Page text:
My plan never to use pesticides inside my home has worked remarkably well. I haven't seen a roach in this house in years and nary a drop or mist of poison have I issued. Of course, there are those who decry the spider population of my home, thinking it creepy or dangerous to have so many arachnids scurrying about on ceiling and floor. There are a couple of unswept corners of the house where large webs can be found. Look closely and you will see the remains of miscellaneous arthropods, their wings and shells testimony to what I pay my exterminators.
People kill off predators without considering the prey. I cannot count the number of times someone has called me to oust a Rat Snake from their yard, or home. And oh what a sight it is, too! I went to one home where you would have thought Charles Manson and Hitler were playing strip poker in the living room. The whole family was gathered around outside with of all things, a Sheriff's Deputy, who looked grim faced and angry. The snake in question had slithered across the floor in the kitchen and disappeared under the refrigerator. The description if the creature being less than twenty feet long, and light colored led me to the conclusion I was dealing with a rat snake, and I was. I had to explain to the Deputy that having a large household appliance dropped on me was the greater of evils here. No matter what the snake did, I warned him, do not let go of the half ton steel ice locker I was going to be reaching under. He solved this problem by clamping his eyes shut as I caught the rat snake, and bagged him. Briefly, I considered grabbing the man by his ankle and screaming, but the fear of drowning…
People will pay large sums of money to rid their home of rodents but over the years all I've done was toss large rat snakes under my house, and one into the attic. Rodents enter homes because there is food there, and because it's safe. There is damn little food here and no surety. I miss having a cat because that ends all debate when it comes to mice, but my snakes make up for it. I also have owls, hawks, and on occasion, some small predator like a fox or bobcat. The mutts chase these away in the back, but they have all learned the front yard is fair game. Almost all of my windows have webs and I haven't near the problems with mosquitoes as other people. It's dangerous here, to be small and flying, and to be anywhere near where the skinks and anoles lurk. This place, my home, may look unkempt with its webbings and the guardians with eight legs, but there is no poison here, no chemical traces in the air or on the floor. The serpents under the house stay hidden, mostly, and balance here is maintained as it is everywhere else humans do not kill what they ought let live.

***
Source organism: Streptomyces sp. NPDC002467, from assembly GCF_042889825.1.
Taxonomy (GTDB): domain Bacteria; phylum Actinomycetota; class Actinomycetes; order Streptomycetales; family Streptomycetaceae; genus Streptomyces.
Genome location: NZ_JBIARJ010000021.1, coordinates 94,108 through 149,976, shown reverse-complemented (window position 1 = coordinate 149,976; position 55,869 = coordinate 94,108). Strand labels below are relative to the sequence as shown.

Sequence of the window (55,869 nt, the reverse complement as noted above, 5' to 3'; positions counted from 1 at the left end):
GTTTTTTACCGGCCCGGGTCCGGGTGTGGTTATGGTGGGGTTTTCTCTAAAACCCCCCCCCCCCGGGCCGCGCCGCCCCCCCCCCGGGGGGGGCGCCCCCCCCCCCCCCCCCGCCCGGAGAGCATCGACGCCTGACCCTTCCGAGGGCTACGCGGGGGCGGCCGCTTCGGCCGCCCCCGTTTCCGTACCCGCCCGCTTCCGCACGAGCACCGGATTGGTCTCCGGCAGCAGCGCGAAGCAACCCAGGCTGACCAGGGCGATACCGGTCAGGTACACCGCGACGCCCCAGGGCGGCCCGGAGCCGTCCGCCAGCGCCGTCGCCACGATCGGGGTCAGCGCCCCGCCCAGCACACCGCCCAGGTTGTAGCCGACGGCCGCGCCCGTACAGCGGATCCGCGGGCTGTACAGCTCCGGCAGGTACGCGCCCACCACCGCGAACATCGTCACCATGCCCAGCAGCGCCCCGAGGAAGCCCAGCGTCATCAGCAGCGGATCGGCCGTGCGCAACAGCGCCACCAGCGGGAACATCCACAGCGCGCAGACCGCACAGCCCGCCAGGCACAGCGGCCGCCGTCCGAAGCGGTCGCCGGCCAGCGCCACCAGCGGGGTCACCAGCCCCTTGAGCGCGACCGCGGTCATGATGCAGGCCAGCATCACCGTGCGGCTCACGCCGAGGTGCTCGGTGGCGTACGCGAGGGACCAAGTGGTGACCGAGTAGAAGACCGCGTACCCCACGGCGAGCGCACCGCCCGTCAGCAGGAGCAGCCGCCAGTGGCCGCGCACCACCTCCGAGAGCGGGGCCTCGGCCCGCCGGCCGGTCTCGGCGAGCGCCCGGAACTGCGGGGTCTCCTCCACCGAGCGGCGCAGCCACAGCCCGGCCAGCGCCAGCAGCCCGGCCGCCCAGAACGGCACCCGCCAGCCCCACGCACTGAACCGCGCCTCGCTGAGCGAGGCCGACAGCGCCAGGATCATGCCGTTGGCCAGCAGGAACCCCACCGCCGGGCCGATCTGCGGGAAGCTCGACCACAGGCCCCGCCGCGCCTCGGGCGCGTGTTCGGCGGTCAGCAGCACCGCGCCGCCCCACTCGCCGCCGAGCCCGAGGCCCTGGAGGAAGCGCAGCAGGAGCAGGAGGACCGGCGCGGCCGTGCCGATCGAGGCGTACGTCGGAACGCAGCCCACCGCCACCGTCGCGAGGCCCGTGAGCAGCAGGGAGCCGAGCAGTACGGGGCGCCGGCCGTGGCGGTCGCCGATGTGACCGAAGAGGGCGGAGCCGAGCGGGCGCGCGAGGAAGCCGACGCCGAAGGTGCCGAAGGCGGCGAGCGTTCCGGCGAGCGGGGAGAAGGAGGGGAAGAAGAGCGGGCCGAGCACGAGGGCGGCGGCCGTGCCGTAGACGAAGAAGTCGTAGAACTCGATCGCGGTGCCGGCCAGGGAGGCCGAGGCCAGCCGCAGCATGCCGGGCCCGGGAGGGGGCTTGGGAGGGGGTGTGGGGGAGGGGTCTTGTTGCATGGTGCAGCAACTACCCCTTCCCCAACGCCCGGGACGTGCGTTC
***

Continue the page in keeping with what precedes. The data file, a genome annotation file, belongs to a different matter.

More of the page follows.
There is a very serious spider living in my computer desk, and she is one of the larger ones in the house. She has learned what spaces she cannot build webs, and I've learned never to pick anything up without looking it over carefully. Keep in mind this information; it's coming back after the next paragraph.
Yesterday, I was drawn into a yard sale like a fly into a web. I saw a small Godzilla looking bibelot, and decided to buy it for a friend. It turned out not to be Godzilla at all but a robot parrot, plastic of course, and I even found the manual online, yayness. I set it down near my keyboard and would seek suitable mailing raiment for it on the morrow. Yet this story has a dark twist for when I went to check my email this morning there were roaches on the metal plastic parrot, and that meant there were more inside! I noticed they were just sitting on it and not making any attempt at invading my computer desk. For good reason, for as it turns out at least one of their kind had been dragged down, and now hung from the edge of the desk by a web. Two space alien legs quickly drew the bagged lunch into a crevasse as I watched.
The metal plastic parrot is now in the freezer, in a plastic bag. I am not tempting fate by keeping it out in the open and I'm sure as hell not sending it off until I know it's clean. After a couple of weeks on ice, we'll see how our little friends do in a bag filled with smoke.
Any suggestions that do not involve poison?